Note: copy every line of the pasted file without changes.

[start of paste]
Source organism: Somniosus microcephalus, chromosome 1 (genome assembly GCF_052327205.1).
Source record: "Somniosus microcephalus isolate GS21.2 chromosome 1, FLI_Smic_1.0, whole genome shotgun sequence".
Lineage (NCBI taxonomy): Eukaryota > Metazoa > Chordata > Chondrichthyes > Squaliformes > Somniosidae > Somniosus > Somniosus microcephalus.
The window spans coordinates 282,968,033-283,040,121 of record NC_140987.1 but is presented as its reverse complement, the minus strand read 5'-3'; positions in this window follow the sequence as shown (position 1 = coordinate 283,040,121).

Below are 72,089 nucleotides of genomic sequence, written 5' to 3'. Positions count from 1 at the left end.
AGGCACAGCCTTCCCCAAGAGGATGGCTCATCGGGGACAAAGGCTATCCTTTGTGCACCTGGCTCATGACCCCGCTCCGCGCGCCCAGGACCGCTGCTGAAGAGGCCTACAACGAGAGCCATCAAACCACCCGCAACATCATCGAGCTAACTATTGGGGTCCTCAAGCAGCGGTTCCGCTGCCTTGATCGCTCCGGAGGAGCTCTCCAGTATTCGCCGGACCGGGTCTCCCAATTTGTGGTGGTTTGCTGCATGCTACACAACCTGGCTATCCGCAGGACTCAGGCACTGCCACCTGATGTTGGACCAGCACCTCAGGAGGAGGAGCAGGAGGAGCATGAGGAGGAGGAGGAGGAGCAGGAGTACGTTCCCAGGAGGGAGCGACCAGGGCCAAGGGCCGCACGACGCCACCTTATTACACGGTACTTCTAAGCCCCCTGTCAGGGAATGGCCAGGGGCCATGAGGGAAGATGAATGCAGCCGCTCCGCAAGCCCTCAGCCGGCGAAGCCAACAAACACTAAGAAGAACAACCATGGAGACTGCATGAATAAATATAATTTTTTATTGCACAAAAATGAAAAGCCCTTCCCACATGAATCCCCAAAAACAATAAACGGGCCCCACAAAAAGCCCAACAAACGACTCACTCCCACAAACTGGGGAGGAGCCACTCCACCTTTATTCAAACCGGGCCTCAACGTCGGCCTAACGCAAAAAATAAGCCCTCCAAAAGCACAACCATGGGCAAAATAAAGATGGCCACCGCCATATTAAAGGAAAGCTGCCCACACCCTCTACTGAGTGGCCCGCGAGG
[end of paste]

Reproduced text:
Source organism: Somniosus microcephalus, chromosome 1 (genome assembly GCF_052327205.1).
Source record: "Somniosus microcephalus isolate GS21.2 chromosome 1, FLI_Smic_1.0, whole genome shotgun sequence".
Lineage (NCBI taxonomy): Eukaryota > Metazoa > Chordata > Chondrichthyes > Squaliformes > Somniosidae > Somniosus > Somniosus microcephalus.
The window spans coordinates 282,968,033-283,040,121 of record NC_140987.1 but is presented as its reverse complement, the minus strand read 5'-3'; positions in this window follow the sequence as shown (position 1 = coordinate 283,040,121).

Below are 72,089 nucleotides of genomic sequence, written 5' to 3'. Positions count from 1 at the left end.
AGGCACAGCCTTCCCCAAGAGGATGGCTCATCGGGGACAAAGGCTATCCTTTGTGCACCTGGCTCATGACCCCGCTCCGCGCGCCCAGGACCGCTGCTGAAGAGGCCTACAACGAGAGCCATCAAACCACCCGCAACATCATCGAGCTAACTATTGGGGTCCTCAAGCAGCGGTTCCGCTGCCTTGATCGCTCCGGAGGAGCTCTCCAGTATTCGCCGGACCGGGTCTCCCAATTTGTGGTGGTTTGCTGCATGCTACACAACCTGGCTATCCGCAGGACTCAGGCACTGCCACCTGATGTTGGACCAGCACCTCAGGAGGAGGAGCAGGAGGAGCATGAGGAGGAGGAGGAGGAGCAGGAGTACGTTCCCAGGAGGGAGCGACCAGGGCCAAGGGCCGCACGACGCCACCTTATTACACGGTACTTCTAAGCCCCCTGTCAGGGAATGGCCAGGGGCCATGAGGGAAGATGAATGCAGCCGCTCCGCAAGCCCTCAGCCGGCGAAGCCAACAAACACTAAGAAGAACAACCATGGAGACTGCATGAATAAATATAATTTTTTATTGCACAAAAATGAAAAGCCCTTCCCACATGAATCCCCAAAAACAATAAACGGGCCCCACAAAAAGCCCAACAAACGACTCACTCCCACAAACTGGGGAGGAGCCACTCCACCTTTATTCAAACCGGGCCTCAACGTCGGCCTAACGCAAAAAATAAGCCCTCCAAAAGCACAACCATGGGCAAAATAAAGATGGCCACCGCCATATTAAAGGAAAGCTGCCCACACCCTCTACTGAGTGGCCCGCGAGG